A report from the AA shows that more than three-quarters (76 per cent) of UK drivers want all potholes filled within a week and 18 per cent want potholes to be filled within 24 hours of them appearing. LeasePlan UK’s managing director, Matt Dyer, has reacted to the story, outlining that the government needs to provide a better connected and dynamic infrastructure that suits both the needs of people and businesses.
To coincide with this year’s National Pothole Day (today – Monday 16 January), AlloyGator is launching a special competition to save drivers from having to put up with unsightly scuffed and scratched alloy wheels on their prized motors, often caused by potholes and kerbs.
“The amount of potholes we see on UK’s roads is very concerning as this is not just a serious safety issue, but an economic one too,” said Sue Robinson, Director of the National Franchised Dealers Association (NFDA) which represents franchised car and commercial vehicle retailers across the UK.
Halfords Autocentres have become the official sponsors of the StreetRepairs.co.uk website and #NationalPotholeDay 2017. The collaboration heralds a breakthrough in offering road users the ability to have the safety of their vehicles checked after hitting a pothole. Potholes are an increasing problem on Britain’s roads, causing damage to vehicles and presenting a potential safety hazard.
The Government has released details of how a £50m pothole fund is to be divided up between English councils. The cash will be split among 118 authorities. Transport secretary Patrick McLoughlin said the government wanted to “tackle the blight of potholes”. Devon council is to receive the most cash. The Local Government Association says it will take £12bn to fix the roads.
Responding to the Asphalt Industry Alliance’s annual ALARM survey, Cllr Peter Box, transport spokesman at the Local Government Association, said: “It is becoming increasingly urgent to address the roads crisis we face as a nation. Our roads are deteriorating fast and it would take almost £12 billion and be close to 2030 before we could bring them up to scratch and clear the current roads repair backlog.”
Jaguar Land Rover is researching new connected car technology that will allow a vehicle to identify potholes, broken drains and manhole covers. If a car can receive a warning from another vehicle about severe potholes or broken manholes ahead, then drivers would be able to slow down and avoid the danger – or the car could adjust suspension settings to reduce the impact and smooth the ride. This could help reduce the potential for punctures, wheel and vehicle damage as well as road accidents.
An analysis of RAC breakdowns has shown that potholes are more of a problem to British drivers than ever, according to a spokesperson for Click4Warranty. Faulty suspension and damaged springs are traditional indicators of the condition of Britain’s road surfaces. More faulty springs means more potholes and more potholes means more wear and tear on your vehicle. Britain has seen a dramatic increase in the number of suspension-related repairs in the UK over the last three years, with the annual cost for drivers reaching £730m.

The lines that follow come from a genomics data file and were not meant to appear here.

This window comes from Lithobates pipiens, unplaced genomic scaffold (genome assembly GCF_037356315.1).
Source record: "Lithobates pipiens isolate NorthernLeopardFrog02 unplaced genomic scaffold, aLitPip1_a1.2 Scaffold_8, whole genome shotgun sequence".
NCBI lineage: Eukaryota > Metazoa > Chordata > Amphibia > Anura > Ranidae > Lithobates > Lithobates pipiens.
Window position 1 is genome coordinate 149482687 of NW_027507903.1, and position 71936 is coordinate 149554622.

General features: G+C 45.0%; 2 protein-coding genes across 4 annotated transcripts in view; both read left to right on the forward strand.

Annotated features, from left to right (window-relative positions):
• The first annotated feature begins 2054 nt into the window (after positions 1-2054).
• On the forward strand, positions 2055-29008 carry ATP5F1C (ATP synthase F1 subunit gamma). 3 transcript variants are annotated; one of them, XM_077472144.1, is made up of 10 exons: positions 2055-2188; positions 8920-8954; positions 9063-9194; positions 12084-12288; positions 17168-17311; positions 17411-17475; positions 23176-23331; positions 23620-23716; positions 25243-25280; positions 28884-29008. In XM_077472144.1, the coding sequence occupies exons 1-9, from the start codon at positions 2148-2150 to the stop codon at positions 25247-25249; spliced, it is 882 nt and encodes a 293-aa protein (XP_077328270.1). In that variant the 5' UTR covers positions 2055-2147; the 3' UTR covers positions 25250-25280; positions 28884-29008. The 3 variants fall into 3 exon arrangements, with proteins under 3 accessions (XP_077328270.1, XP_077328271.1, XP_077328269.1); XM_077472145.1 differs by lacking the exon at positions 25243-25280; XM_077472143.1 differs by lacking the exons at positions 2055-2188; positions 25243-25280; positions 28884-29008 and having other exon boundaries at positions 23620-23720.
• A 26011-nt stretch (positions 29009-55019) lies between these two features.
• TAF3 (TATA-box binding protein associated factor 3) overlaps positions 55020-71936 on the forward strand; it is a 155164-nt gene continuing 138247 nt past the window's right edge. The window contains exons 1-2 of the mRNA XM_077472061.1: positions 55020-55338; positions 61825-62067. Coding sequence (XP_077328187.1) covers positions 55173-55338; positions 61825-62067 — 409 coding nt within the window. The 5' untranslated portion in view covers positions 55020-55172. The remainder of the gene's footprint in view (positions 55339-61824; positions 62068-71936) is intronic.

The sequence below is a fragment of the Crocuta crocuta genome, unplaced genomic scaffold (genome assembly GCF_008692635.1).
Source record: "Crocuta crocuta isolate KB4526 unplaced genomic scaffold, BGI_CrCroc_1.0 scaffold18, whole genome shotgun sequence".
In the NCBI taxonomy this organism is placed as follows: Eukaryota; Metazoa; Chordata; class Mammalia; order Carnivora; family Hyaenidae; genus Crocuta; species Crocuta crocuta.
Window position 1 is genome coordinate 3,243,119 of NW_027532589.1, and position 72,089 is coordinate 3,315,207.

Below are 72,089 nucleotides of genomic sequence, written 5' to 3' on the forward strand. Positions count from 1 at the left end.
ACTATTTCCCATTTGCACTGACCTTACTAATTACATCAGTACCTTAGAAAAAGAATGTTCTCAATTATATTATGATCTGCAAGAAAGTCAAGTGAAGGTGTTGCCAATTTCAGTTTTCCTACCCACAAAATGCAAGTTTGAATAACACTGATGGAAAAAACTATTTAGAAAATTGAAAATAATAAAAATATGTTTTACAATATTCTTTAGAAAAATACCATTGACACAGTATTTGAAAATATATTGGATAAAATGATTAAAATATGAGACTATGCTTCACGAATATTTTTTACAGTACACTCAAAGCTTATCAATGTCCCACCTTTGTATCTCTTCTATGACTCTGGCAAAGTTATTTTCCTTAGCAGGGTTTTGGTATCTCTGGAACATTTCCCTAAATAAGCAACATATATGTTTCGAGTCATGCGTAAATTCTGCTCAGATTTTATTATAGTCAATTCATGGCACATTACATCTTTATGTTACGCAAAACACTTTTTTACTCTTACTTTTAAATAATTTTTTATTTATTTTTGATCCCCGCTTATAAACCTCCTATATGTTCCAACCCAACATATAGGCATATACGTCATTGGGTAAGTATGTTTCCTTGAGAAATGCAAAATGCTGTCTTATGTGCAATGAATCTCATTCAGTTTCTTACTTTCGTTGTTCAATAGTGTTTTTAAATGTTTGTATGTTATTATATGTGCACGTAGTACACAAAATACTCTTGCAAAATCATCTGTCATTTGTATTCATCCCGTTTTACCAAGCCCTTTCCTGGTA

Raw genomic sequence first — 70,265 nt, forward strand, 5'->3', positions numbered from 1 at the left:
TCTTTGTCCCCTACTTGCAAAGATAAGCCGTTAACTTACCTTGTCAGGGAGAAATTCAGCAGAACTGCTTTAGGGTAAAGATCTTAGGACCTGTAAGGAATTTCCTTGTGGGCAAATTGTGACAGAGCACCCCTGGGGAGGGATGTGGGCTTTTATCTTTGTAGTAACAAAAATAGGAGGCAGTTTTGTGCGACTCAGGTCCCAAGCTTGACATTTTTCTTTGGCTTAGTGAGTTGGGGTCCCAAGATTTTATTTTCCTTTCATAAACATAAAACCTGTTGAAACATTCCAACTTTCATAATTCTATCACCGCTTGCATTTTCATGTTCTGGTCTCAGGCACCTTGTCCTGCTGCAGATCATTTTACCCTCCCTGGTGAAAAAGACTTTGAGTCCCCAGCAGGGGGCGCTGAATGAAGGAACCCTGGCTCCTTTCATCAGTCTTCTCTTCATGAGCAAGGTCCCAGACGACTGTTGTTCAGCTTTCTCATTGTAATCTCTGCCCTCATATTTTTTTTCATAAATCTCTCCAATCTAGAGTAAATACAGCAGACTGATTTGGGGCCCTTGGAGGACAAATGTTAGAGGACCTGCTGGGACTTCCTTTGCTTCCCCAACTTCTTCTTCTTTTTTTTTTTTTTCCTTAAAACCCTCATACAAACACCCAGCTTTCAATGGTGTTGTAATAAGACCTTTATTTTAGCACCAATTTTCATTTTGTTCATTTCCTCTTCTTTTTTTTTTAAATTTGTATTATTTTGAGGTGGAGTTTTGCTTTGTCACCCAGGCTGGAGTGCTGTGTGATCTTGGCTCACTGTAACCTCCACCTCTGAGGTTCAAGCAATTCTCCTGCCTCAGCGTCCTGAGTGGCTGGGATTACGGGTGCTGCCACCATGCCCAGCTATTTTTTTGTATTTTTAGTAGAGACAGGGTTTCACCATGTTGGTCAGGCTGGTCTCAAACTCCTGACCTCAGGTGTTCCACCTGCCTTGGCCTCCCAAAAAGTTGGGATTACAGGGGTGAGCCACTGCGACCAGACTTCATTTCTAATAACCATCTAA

The 20th Annual Local Authority Road Maintenance (ALARM) survey highlights a 33 per cent increase in the number of potholes filled over the last year. However, according to the asphalt industry, even this increase barely keeps pace with the damage done to roads each year. Indeed, the asphalt industry said the money invested was “wasted”.
Despite local authorities reporting an increase in their overall maintenance budget, one in six roads in England and Wales are still classed as being in poor condition and an estimated £12.16 billion is needed to get the local road network back into reasonable condition.
The Government’s Road Conditions in England Report brings a mixed bag of results with some minor improvements on certain road categories and deteriorating roads elsewhere. Generally the AA believes that a great proportion of motoring taxation should be ring-fenced for road improvements.
Retail members of road safety organisation TyreSafe are reporting “significant increases” in the number of cracked wheel rims as a result of driving on potholed roads. Therefore TyreSafe encourages motorists to increase the frequency of their tyre pressure checks in a bid to identify and prevent potentially dangerous tyre failures resulting from pothole-damaged wheel rims.
A new national day to rival St George’s Day will be observed for the first time this year – 15 January is National Pothole Day, a campaign day organised by Street Repairs in order to prompt motorists to speak out against the state of our roads. A number of companies within the tyre industry – including manufacturers, wholesalers and retailers – have voiced their support for the day.
Transport Secretary Patrick McLoughlin announced that a record £6 billion will be spent on tackling potholes and improving local roads between 2015 and 2021. The announcement was made today (23 December 2014) and the investment amounts to £976 million a year, apparently enough to fix around 18 million potholes across the country.
Patrick McLoughlin said: “Roads play a significant part in everyday life. Poorly maintained local roads, blighted by potholes, are a menace to all road users, particularly during the festive period as people travel to see family and friends. It is vital we have good quality roads. This government has already taken strong action by spending £1 billion more on local roads maintenance than was spent in the previous parliament.
Motorists in England will be pleased to hear the Government has allocated £168 million to repair pothole damage. Based on a cost of £53 for each temporary pothole repair, the money given to 148 councils will be used to fix around three million potholes. Councils that “demonstrate best practice in highways maintenance” will receive extra.